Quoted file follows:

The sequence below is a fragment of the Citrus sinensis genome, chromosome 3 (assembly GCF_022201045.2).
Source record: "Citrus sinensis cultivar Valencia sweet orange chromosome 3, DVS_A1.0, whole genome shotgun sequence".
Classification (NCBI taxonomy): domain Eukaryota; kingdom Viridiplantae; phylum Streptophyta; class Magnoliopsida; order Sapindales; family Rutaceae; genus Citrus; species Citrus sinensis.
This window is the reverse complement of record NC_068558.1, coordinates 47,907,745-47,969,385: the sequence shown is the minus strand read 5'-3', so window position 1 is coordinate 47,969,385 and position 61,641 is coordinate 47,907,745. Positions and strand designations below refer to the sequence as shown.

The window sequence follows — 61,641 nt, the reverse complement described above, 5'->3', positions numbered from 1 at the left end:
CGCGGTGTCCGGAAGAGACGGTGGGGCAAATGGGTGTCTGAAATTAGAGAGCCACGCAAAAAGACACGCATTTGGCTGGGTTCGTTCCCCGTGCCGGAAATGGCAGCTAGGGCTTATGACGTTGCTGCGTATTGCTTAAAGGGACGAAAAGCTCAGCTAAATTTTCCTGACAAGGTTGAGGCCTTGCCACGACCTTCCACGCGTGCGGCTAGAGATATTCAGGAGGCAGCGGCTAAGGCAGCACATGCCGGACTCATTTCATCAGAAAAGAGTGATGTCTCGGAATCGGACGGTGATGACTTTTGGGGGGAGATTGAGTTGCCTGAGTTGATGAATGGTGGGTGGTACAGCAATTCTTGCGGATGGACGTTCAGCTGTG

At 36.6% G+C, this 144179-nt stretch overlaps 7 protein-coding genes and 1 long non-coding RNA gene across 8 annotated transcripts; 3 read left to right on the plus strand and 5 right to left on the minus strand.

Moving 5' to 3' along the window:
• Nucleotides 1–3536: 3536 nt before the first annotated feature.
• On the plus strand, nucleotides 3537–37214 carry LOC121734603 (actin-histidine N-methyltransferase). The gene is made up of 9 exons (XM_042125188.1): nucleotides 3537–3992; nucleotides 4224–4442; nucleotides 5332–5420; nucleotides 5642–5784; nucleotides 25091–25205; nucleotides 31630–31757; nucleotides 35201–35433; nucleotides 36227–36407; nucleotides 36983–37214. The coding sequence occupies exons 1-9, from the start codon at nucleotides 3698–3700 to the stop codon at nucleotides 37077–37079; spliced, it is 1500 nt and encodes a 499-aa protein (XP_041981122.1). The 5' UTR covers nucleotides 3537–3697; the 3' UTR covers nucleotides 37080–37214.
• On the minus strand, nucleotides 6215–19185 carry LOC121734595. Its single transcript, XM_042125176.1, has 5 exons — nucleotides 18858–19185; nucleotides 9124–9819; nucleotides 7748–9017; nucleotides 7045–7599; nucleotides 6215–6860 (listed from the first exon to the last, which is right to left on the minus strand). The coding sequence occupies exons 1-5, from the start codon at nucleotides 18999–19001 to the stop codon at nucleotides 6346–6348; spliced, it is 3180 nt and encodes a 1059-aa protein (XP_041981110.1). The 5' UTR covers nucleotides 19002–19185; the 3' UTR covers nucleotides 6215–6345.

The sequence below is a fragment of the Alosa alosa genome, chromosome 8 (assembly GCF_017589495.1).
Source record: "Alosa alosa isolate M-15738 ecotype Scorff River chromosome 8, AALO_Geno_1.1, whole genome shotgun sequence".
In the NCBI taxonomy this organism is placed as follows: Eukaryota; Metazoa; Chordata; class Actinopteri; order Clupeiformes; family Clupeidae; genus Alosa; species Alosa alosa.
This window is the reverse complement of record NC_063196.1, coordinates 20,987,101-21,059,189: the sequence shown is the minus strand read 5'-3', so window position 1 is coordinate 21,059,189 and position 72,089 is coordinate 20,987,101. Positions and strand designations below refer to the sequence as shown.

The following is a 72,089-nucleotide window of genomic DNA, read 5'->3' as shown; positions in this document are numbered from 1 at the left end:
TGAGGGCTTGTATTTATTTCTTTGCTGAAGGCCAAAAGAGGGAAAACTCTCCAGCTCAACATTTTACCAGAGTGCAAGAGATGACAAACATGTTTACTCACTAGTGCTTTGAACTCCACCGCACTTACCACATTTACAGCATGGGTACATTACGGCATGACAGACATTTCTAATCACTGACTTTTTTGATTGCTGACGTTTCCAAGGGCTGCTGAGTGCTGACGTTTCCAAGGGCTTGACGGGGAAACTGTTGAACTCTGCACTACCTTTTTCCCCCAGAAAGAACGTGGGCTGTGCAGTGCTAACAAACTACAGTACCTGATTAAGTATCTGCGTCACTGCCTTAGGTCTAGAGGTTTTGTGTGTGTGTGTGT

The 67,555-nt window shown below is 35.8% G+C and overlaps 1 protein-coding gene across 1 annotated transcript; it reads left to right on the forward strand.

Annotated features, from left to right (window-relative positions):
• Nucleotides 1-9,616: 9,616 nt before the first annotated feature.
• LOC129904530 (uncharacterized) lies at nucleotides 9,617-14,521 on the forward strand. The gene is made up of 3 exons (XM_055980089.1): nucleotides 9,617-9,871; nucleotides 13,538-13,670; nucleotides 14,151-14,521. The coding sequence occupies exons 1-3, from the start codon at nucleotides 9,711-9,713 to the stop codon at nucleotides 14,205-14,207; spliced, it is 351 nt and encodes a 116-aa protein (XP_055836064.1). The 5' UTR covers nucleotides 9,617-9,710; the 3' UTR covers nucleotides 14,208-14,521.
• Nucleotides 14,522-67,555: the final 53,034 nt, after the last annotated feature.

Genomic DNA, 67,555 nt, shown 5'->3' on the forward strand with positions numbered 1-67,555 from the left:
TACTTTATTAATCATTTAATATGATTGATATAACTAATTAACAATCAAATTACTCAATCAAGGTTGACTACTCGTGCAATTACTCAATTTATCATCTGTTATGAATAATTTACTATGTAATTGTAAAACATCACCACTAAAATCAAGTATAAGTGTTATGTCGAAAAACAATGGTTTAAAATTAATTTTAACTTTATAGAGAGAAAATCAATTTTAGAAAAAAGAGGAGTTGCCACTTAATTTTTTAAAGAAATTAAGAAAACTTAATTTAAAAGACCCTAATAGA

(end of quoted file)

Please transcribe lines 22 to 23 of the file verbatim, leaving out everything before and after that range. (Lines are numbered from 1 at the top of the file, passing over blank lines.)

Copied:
• Nucleotides 14,522-67,555: the final 53,034 nt, after the last annotated feature.

Genomic DNA, 67,555 nt, shown 5'->3' on the forward strand with positions numbered 1-67,555 from the left: